After a few years spent working on things other than Bon Iver, time spent sorting out heavy personal issues, and a radical rethink of the style that launched Justin Vernon's project to the upper reaches of indie folk popularity, the always searching musician returned in 2016 with an album that redefined Bon Iver in dramatic fashion. 22, A Million is a complicated and intricate record that features chopped-up lyrics, altered vocals, sped-up samples, alternately shimmering and clipped keyboards, treated saxophones, and the occasional gently strummed guitar. Through most of the challenging album, Vernon and his collaborators create miniature structures of sound and space, letting his vocals drift and cascade through sparse and fractured constructs like a lost soul wandering through empty futuristic streets. It's a long way from intimate folk songs recorded in a remote Wisconsin cabin. In the music, one can hear the influence of Vernon's occasional collaborator Kanye West, especially on the mutated R&B tracks like "10 d E A T h b R E a s T ⚄ ⚄" and "33 'God'," where his vocals take on a rap-like cadence, but also in the sense of grandeur and bombast intermittently found there and elsewhere. In direct contrast are the songs that sound very inward and emotionally bleak and twisted, possibly reflecting some of Vernon's struggles along the way. The desperate "715 - CR∑∑KS," which features nothing but a choir of Auto-Tuned Vernons singing aching lyrics that sound like they're being ripped from the deepest, darkest corner of his tortured soul, is maybe the darkest track. In yet more contrast, a few songs on the album retain much of the hushed acoustic feel of his earlier albums, but with weird electronics and tricks around the edges. The beautiful "29 #Strafford APTS" is a folk song at its core, but he adds altered vocals, queasily pitched saxophones, and distorted electronic tones to provide some drama to the song. He does similar things to the album-ending piano ballad "00000 Million" and the tense, almost ambient "21 M◊◊N WATER," turning them from typically sad Bon Iver songs into something weird and oddly more affecting. The only track on the album that falls short of the standard set elsewhere is "8 (circle)," which makes the mistake of being a little too earnestly straightforward and too much like a Bruce Hornsby song. This was probably the one that needed the most manipulation, and it's the one that gets the least. One little misstep can't keep 22, A Million from being a return to form, even as it turns the established form on its head and gives it a spin. It's clear that the upheavals in Vernon's life and music are a matched set; he turns his pain into art as he does a deep dive into exploration of technique and sound. It's an impressive feat of reinvention that manages to keep Vernon's emotional core fully intact no matter how far the music strays from established Bon Iver territory.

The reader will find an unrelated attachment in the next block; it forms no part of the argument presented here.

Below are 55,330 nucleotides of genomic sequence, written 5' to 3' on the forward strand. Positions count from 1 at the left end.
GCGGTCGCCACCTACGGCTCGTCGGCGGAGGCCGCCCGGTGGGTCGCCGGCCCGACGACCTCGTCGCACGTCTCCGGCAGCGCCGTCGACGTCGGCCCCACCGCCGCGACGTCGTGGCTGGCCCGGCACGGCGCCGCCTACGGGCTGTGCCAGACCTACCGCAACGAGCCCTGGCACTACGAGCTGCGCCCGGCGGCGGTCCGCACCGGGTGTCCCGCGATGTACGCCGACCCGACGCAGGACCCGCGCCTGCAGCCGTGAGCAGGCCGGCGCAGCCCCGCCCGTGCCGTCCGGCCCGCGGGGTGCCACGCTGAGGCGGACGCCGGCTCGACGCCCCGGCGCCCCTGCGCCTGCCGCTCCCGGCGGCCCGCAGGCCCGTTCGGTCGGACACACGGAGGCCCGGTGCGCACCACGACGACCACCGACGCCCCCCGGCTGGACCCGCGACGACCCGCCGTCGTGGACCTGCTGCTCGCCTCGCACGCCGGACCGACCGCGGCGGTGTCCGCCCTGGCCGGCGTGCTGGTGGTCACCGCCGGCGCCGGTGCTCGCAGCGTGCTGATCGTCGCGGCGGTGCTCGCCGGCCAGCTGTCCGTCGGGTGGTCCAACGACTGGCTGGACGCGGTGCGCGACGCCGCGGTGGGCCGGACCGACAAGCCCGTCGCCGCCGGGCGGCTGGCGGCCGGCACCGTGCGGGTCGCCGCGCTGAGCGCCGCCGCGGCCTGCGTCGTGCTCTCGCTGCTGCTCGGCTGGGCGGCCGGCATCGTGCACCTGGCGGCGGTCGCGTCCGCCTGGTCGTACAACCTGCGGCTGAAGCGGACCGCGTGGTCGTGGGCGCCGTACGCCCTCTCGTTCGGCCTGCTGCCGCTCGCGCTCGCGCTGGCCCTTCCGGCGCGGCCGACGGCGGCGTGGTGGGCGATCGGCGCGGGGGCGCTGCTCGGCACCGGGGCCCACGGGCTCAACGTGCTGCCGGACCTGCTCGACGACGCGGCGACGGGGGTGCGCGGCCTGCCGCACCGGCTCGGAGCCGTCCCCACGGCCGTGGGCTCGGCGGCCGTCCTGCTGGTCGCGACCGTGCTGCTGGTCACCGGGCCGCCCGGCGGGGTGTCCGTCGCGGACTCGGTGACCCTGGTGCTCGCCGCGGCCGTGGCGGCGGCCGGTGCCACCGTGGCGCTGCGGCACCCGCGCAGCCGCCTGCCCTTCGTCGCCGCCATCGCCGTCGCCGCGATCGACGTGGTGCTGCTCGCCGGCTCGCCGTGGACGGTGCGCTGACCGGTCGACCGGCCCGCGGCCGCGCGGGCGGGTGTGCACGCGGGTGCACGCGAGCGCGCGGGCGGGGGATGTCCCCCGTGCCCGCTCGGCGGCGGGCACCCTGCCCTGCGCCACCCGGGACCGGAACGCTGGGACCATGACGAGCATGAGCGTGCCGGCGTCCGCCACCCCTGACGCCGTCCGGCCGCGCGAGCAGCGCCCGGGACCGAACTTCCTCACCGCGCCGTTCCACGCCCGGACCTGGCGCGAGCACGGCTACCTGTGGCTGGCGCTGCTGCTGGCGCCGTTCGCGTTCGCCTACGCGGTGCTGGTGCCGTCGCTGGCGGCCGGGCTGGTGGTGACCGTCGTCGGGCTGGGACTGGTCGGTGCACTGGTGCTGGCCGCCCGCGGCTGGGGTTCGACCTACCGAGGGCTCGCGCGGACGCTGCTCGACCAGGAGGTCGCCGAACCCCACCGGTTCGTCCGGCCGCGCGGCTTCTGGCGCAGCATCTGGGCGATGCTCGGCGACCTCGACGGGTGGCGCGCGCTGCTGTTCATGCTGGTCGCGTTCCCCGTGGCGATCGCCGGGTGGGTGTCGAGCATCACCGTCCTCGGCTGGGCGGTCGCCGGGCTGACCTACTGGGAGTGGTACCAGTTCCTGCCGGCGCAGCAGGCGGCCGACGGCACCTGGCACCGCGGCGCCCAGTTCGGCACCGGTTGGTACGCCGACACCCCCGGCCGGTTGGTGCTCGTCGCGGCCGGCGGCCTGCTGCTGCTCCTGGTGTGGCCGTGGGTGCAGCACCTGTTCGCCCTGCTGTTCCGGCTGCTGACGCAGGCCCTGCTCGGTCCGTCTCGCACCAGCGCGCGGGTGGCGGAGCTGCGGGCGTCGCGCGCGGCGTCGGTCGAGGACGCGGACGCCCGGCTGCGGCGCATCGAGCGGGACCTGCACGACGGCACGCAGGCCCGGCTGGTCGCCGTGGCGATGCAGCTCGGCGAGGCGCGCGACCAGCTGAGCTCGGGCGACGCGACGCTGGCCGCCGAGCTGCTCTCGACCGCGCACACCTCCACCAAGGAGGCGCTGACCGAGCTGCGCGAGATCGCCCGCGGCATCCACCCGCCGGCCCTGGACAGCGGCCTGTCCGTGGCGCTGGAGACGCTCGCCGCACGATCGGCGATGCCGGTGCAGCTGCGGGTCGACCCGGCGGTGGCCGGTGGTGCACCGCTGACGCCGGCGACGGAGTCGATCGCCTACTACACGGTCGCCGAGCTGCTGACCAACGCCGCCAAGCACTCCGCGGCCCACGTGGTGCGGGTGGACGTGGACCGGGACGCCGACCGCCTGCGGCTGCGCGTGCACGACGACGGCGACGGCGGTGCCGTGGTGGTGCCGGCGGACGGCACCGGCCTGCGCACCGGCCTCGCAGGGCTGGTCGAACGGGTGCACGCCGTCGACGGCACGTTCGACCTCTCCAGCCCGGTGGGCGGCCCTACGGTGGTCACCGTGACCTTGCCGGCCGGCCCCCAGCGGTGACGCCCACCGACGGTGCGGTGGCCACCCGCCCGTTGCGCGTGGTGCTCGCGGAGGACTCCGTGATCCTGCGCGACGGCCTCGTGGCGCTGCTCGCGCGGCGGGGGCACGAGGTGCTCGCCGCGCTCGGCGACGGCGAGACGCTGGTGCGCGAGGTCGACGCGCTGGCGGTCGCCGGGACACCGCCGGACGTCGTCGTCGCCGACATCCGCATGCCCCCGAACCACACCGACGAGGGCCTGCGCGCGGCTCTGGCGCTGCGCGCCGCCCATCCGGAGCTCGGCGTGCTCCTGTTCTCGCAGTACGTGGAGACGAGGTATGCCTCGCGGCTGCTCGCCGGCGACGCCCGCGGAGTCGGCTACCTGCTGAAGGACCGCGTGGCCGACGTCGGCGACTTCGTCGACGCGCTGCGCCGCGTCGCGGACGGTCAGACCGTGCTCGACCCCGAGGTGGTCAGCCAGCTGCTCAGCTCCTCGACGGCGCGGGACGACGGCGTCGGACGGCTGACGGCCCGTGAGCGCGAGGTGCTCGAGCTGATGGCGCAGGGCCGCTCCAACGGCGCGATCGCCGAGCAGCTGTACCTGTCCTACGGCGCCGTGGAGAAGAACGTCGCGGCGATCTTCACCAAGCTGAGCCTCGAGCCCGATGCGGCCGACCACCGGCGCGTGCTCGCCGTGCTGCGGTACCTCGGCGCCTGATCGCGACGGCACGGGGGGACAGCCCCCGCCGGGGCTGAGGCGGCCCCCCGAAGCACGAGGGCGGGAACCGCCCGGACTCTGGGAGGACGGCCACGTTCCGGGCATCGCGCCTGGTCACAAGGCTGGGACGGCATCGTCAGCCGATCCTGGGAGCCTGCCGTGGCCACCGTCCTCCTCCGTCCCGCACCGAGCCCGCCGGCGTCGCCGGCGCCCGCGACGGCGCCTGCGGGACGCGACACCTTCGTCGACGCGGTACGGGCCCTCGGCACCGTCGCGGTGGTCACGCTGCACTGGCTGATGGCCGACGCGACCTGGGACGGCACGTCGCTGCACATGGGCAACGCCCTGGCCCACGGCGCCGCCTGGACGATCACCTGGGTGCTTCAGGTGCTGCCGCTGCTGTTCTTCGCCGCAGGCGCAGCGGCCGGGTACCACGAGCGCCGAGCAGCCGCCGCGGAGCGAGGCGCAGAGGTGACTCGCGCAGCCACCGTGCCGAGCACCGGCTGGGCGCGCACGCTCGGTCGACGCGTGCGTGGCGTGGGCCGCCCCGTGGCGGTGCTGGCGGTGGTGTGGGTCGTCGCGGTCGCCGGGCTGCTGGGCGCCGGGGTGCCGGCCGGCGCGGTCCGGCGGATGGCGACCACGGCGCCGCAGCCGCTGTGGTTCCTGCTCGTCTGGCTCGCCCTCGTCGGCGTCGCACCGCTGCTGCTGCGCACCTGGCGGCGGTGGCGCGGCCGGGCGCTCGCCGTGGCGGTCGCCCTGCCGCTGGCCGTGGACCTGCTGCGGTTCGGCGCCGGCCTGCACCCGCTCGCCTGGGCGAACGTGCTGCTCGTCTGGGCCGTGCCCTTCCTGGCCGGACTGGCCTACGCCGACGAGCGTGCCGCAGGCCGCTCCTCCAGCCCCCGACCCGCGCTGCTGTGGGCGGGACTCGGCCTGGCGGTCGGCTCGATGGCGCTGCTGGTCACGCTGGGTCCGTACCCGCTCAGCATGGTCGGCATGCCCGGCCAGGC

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AllMusic Review by Tim Sendra